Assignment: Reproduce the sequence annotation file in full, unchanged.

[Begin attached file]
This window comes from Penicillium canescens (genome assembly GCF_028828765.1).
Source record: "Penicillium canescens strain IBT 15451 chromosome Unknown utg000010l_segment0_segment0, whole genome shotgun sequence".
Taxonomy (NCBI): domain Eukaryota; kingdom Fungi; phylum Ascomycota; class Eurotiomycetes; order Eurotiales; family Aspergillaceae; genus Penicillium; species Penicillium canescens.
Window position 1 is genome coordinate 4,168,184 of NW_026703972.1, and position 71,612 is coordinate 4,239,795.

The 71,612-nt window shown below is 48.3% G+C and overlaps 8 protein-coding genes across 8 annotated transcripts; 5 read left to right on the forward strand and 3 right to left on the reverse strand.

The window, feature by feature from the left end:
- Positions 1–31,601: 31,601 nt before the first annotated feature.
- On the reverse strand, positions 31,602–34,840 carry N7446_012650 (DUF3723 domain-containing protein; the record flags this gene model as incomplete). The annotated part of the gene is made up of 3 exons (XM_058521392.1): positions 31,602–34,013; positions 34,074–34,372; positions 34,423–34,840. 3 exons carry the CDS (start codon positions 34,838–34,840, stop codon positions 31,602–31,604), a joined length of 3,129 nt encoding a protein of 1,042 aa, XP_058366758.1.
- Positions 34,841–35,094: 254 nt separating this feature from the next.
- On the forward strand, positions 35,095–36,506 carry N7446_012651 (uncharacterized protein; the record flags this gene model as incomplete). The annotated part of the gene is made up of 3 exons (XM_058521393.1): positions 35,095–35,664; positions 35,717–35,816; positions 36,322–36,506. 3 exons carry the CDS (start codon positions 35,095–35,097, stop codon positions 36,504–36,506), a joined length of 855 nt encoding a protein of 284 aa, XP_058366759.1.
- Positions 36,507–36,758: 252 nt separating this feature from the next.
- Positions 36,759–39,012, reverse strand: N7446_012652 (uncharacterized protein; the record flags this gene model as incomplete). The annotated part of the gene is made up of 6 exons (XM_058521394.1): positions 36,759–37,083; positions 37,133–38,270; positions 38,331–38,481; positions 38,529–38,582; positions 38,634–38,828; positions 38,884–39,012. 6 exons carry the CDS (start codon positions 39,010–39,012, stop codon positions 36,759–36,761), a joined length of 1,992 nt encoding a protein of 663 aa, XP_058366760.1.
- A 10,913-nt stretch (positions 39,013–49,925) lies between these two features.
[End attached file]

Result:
This window comes from Penicillium canescens (genome assembly GCF_028828765.1).
Source record: "Penicillium canescens strain IBT 15451 chromosome Unknown utg000010l_segment0_segment0, whole genome shotgun sequence".
Taxonomy (NCBI): domain Eukaryota; kingdom Fungi; phylum Ascomycota; class Eurotiomycetes; order Eurotiales; family Aspergillaceae; genus Penicillium; species Penicillium canescens.
Window position 1 is genome coordinate 4,168,184 of NW_026703972.1, and position 71,612 is coordinate 4,239,795.

The 71,612-nt window shown below is 48.3% G+C and overlaps 8 protein-coding genes across 8 annotated transcripts; 5 read left to right on the forward strand and 3 right to left on the reverse strand.

The window, feature by feature from the left end:
- Positions 1–31,601: 31,601 nt before the first annotated feature.
- On the reverse strand, positions 31,602–34,840 carry N7446_012650 (DUF3723 domain-containing protein; the record flags this gene model as incomplete). The annotated part of the gene is made up of 3 exons (XM_058521392.1): positions 31,602–34,013; positions 34,074–34,372; positions 34,423–34,840. 3 exons carry the CDS (start codon positions 34,838–34,840, stop codon positions 31,602–31,604), a joined length of 3,129 nt encoding a protein of 1,042 aa, XP_058366758.1.
- Positions 34,841–35,094: 254 nt separating this feature from the next.
- On the forward strand, positions 35,095–36,506 carry N7446_012651 (uncharacterized protein; the record flags this gene model as incomplete). The annotated part of the gene is made up of 3 exons (XM_058521393.1): positions 35,095–35,664; positions 35,717–35,816; positions 36,322–36,506. 3 exons carry the CDS (start codon positions 35,095–35,097, stop codon positions 36,504–36,506), a joined length of 855 nt encoding a protein of 284 aa, XP_058366759.1.
- Positions 36,507–36,758: 252 nt separating this feature from the next.
- Positions 36,759–39,012, reverse strand: N7446_012652 (uncharacterized protein; the record flags this gene model as incomplete). The annotated part of the gene is made up of 6 exons (XM_058521394.1): positions 36,759–37,083; positions 37,133–38,270; positions 38,331–38,481; positions 38,529–38,582; positions 38,634–38,828; positions 38,884–39,012. 6 exons carry the CDS (start codon positions 39,010–39,012, stop codon positions 36,759–36,761), a joined length of 1,992 nt encoding a protein of 663 aa, XP_058366760.1.
- A 10,913-nt stretch (positions 39,013–49,925) lies between these two features.